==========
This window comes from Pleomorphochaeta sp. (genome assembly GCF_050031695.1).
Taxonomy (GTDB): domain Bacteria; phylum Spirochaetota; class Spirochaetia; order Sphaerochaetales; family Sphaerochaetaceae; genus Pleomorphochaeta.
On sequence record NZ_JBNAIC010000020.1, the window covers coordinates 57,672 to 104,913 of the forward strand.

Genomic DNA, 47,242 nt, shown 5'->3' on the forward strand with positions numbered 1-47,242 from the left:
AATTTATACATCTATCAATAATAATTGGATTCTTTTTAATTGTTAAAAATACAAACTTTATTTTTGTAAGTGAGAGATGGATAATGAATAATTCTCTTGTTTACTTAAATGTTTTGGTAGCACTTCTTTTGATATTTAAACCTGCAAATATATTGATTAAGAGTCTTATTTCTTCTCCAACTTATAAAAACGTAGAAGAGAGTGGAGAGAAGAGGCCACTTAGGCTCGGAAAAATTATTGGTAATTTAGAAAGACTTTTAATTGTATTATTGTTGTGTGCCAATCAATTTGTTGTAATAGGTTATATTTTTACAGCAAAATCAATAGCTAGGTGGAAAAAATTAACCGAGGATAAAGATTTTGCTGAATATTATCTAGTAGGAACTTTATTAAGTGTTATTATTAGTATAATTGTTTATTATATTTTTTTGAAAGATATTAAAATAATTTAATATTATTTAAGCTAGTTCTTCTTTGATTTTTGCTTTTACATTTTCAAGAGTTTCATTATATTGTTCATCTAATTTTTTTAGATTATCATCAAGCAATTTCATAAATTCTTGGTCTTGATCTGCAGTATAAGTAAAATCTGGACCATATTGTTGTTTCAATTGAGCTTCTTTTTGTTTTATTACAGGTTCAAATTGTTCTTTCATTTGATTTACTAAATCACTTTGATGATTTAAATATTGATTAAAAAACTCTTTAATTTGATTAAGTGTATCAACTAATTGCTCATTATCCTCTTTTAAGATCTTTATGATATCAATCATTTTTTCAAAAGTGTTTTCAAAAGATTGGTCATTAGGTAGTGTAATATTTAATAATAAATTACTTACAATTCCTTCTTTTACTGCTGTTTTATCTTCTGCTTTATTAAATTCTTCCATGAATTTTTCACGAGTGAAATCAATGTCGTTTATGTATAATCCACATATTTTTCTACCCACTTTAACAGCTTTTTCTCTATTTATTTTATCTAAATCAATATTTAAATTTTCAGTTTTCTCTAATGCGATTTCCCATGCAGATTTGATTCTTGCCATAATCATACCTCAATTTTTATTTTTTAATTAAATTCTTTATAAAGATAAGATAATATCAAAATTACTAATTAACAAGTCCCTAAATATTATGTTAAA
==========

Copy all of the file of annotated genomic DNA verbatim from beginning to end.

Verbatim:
This window comes from Pleomorphochaeta sp. (genome assembly GCF_050031695.1).
Taxonomy (GTDB): domain Bacteria; phylum Spirochaetota; class Spirochaetia; order Sphaerochaetales; family Sphaerochaetaceae; genus Pleomorphochaeta.
On sequence record NZ_JBNAIC010000020.1, the window covers coordinates 57,672 to 104,913 of the forward strand.

Genomic DNA, 47,242 nt, shown 5'->3' on the forward strand with positions numbered 1-47,242 from the left:
AATTTATACATCTATCAATAATAATTGGATTCTTTTTAATTGTTAAAAATACAAACTTTATTTTTGTAAGTGAGAGATGGATAATGAATAATTCTCTTGTTTACTTAAATGTTTTGGTAGCACTTCTTTTGATATTTAAACCTGCAAATATATTGATTAAGAGTCTTATTTCTTCTCCAACTTATAAAAACGTAGAAGAGAGTGGAGAGAAGAGGCCACTTAGGCTCGGAAAAATTATTGGTAATTTAGAAAGACTTTTAATTGTATTATTGTTGTGTGCCAATCAATTTGTTGTAATAGGTTATATTTTTACAGCAAAATCAATAGCTAGGTGGAAAAAATTAACCGAGGATAAAGATTTTGCTGAATATTATCTAGTAGGAACTTTATTAAGTGTTATTATTAGTATAATTGTTTATTATATTTTTTTGAAAGATATTAAAATAATTTAATATTATTTAAGCTAGTTCTTCTTTGATTTTTGCTTTTACATTTTCAAGAGTTTCATTATATTGTTCATCTAATTTTTTTAGATTATCATCAAGCAATTTCATAAATTCTTGGTCTTGATCTGCAGTATAAGTAAAATCTGGACCATATTGTTGTTTCAATTGAGCTTCTTTTTGTTTTATTACAGGTTCAAATTGTTCTTTCATTTGATTTACTAAATCACTTTGATGATTTAAATATTGATTAAAAAACTCTTTAATTTGATTAAGTGTATCAACTAATTGCTCATTATCCTCTTTTAAGATCTTTATGATATCAATCATTTTTTCAAAAGTGTTTTCAAAAGATTGGTCATTAGGTAGTGTAATATTTAATAATAAATTACTTACAATTCCTTCTTTTACTGCTGTTTTATCTTCTGCTTTATTAAATTCTTCCATGAATTTTTCACGAGTGAAATCAATGTCGTTTATGTATAATCCACATATTTTTCTACCCACTTTAACAGCTTTTTCTCTATTTATTTTATCTAAATCAATATTTAAATTTTCAGTTTTCTCTAATGCGATTTCCCATGCAGATTTGATTCTTGCCATAATCATACCTCAATTTTTATTTTTTAATTAAATTCTTTATAAAGATAAGATAATATCAAAATTACTAATTAACAAGTCCCTAAATATTATGTTAAA